Peggy Guggenheim Collection


Peggy Guggenheim Collection

The Peggy Guggenheim Collection is a museum of modern art created by the American heiress Peggy Guggenheim (1898-1979).
In 1948 the collection was exhibited at the first post-war Venice Biennale. The following year Peggy acquired Palazzo Venier dei Leoni, a 18th century palace on the Grand Canal of Venice designed by Lorenzo Boschetti and unfinished, where she was to live for thirty years.
Since 1980, Palazzo Venier hosts the museum where can be admired the works of the great masters of the twentieth century such as Picasso, Magritte, Dali, Chagall, Pollock, Calder. The collection was assembled with the advice of distinguished artists and critics, such as Marcel Duchamp, Herbert Read, Nellie van Doesburg and Howard Putzel.
The museum exhibits twenty six masterpieces on long-term loan from the Gianni Mattioli Collection, including famous works of Italian Futurism artists, such as Boccioni, Carrà, Russolo, Balla, Severini, Sironi, Soffici, Rosai, Depero.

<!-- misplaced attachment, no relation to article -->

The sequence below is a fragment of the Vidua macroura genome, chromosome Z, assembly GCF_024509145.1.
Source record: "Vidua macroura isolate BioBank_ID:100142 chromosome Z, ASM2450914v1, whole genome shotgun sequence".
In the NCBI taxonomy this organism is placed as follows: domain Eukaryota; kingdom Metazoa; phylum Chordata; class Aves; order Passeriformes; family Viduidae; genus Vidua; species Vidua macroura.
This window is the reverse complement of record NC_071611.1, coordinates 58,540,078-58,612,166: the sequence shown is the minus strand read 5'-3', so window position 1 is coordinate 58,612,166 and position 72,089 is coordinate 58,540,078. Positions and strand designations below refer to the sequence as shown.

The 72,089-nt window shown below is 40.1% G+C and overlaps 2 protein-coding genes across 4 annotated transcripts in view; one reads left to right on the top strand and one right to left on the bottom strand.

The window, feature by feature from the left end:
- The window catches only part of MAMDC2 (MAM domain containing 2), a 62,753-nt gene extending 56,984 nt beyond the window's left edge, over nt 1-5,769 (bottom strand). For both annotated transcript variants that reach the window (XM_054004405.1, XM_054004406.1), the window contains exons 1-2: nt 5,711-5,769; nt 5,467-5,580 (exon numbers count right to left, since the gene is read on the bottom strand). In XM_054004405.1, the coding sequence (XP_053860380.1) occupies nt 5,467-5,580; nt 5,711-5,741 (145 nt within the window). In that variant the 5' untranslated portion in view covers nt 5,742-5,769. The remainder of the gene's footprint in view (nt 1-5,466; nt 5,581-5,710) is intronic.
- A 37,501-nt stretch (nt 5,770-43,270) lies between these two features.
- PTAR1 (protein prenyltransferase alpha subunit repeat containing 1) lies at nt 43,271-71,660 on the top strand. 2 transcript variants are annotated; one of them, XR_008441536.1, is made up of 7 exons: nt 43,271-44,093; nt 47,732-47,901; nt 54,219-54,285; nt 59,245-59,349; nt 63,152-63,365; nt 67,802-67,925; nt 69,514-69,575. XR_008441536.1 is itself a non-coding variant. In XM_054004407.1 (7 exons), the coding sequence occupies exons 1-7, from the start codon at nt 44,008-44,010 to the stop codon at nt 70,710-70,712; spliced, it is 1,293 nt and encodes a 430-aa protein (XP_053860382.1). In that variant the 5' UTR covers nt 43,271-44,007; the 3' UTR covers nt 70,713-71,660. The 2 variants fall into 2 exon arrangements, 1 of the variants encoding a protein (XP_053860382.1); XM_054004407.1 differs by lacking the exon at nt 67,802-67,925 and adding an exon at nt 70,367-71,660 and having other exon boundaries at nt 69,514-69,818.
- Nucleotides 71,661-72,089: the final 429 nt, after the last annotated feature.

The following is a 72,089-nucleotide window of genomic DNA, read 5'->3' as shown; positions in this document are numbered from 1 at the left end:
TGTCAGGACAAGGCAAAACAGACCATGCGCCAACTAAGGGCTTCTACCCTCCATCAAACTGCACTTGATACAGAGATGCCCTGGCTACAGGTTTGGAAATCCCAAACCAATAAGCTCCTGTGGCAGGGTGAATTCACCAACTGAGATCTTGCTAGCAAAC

The Patsy R. and Raymond D. Nasher Sculpture Garden at the Peggy Guggenheim Collection presents works from the permanent collection (by Arp, Duchamp-Villon, Ernst, Giacometti, Holzer, Minguzzi, Mirko, Merz, Moore, Ono, Richier and others), as well as sculptures on temporary loan from other foundations and galleries (by Calder, Marini, Smith, Kapoor, and  Nannucci).
From October 2012 eighty works of Italian, European and American art of the decades after 1945 are added to the collections of the Solomon R. Guggenheim Foundation in Venice. They are the bequest of Hannelore B. Schulhof, who collected the works with her late husband Rudolph B. Schulhof. 
With works of Afro, Burri, Capogrossi, de Kooning, Dubuffet, Rothko, Oldenburg, Stella, Twombly, Warhol, Kapoor, the Hannelore B. Collection and Rudolph B. Schulhof has enriched the permament collection of the American patron, bringing it to lap the boundaries of the artistic production of the '70s and '80s of the Twentieth century.